The Call Sheet sifts through the day's glut of Hollywood news to find the stories even non-industry types care about. Today: Oprah gives a big gift to Reese, George Clooney picks his next project, and Robert Zemeckis returns to real humans.

A while back, Reese Witherspoon's production company optioned the book Wild: From Lost to Found on the Pacific Crest Trail, a more serious Eat Pray Love kind of thing (it's about finding yourself while traveling). She plans to star, Lisa Cholodenko will direct, sounds like a nice little project. But now! Now it is going to be a nice big project, thanks to all-powerful book goddess Oprah Gail Winfrey, who has chosen Wild to be the first selection for her resurrected (she has the power!) book club. (Yeah she's bringing back the book club, so basically her post-Oprah Winfrey Show career is just a different version of that career.) Wow! What a boon for Reese and company. The book's Amazon sales rankings have skyrocketed because of Oprah's announcement and Witherspoon and her producer were excited enough to give out quotes about how excited they are. Imagine that. It's like owning a reasonably valuable baseball card and then that baseball player dies in a terrible sex accident and suddenly the card is worth MILLIONS! That is exactly what this situation is like. Oprah's book club is Reese Witherspoon's sex accident. Congratulations, ladies. [The Hollywood Reporter]

Speaking of classy things that you read, Focus Features has optioned an article from The New Yorker (well la di daaaa), "The Yankee Commandant." That's that huge David Grann article about William Alexander Morgan, the American guy who fought in Che and Castro's army and rose fairly high in the ranks, though his motivations were never really fully trusted. George Clooney is attached to direct the movie, but he probably won't star in it, as Morgan was in his late 20s and early 30s when the whole story went down. Oh, perfect. So they'll cast Chace Crawford? Or maybe Corey Monteith? One of the two, right? Someone not only marketable, but also just good. (We vote for Chris Hemsworth. For this, and for everything else.) [Deadline]

Maggie Gyllenhaal has joined the cast of the thriller White House Down, about the president's blankets. (Awful, just awful.) No, it's about the White House getting taken over by terrorists or guerrillas (or gorillas? Please?) or something, and Channing Tatum is the Secret Service agent who has to defend the place, while Jamie Foxx plays the president. Gyllenhaal will play some sort of Woman, who does Woman things. Sounds exciting! Here's hoping there's a line toward the end where Jamie Foxx yells "Get off my house!" and then kicks the villain off of his house. That's how these presidential thriller movies have to go, I'm pretty sure. [The Hollywood Reporter]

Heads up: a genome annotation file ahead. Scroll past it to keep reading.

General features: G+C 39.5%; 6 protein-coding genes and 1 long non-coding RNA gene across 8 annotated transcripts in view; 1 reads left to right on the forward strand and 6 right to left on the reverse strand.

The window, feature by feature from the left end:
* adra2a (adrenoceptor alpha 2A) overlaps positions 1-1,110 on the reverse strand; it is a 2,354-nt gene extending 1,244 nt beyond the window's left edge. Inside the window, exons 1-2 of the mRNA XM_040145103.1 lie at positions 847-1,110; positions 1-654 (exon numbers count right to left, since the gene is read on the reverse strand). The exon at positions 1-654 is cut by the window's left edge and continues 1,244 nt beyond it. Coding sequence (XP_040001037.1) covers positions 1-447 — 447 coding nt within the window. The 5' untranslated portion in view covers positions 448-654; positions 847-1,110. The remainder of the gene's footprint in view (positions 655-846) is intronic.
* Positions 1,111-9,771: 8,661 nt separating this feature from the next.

Eyohhh dear god. Two-hour toy commercial director Michael Bay is making a fourth Transformers movie (we get the movies we deserve, America) and is now saying that it's essentially going to be a reboot, with new lead characters and possibly redesigned robots, to prep the franchise "for the next guy." Sweet misty heavens, really? We're gonna get more of this? A "reboot" of all this? Why, is there some younger, even more annoying version of Shia LaBeouf waiting in the wings? Will they shorten the love interest's jean shorts for this new, modern era? Will the robots transform into iPhones and other contemporary doodads? A reboot? A robot reboot? No! No. No. We should be done with the Transformers. They are terrible movies made by terrible people for terrible reasons. No more! We demand a recall election! Those always work! This will not stand. [The Los Angeles Times, via Vulture]

Here is a trailer for Robert Zemeckis' first live-action film since Cast Away, a drama called Flight starring Denzel Washington as a Sully Sullenberger-esque pilot who performs a miraculous emergency landing. Only then there might be alcohol involved and there's crazy media attention and his family (Tamara Tunie!!) is upset and it's all that stuff. It looks interesting! Some terrifying plane crash scenes, which are always oddly thrilling, some good Denzel acting complemented by some Don Cheadle chops, and the return of big-ticket sentamentalist Bob Zemeckis. All good things. We approve.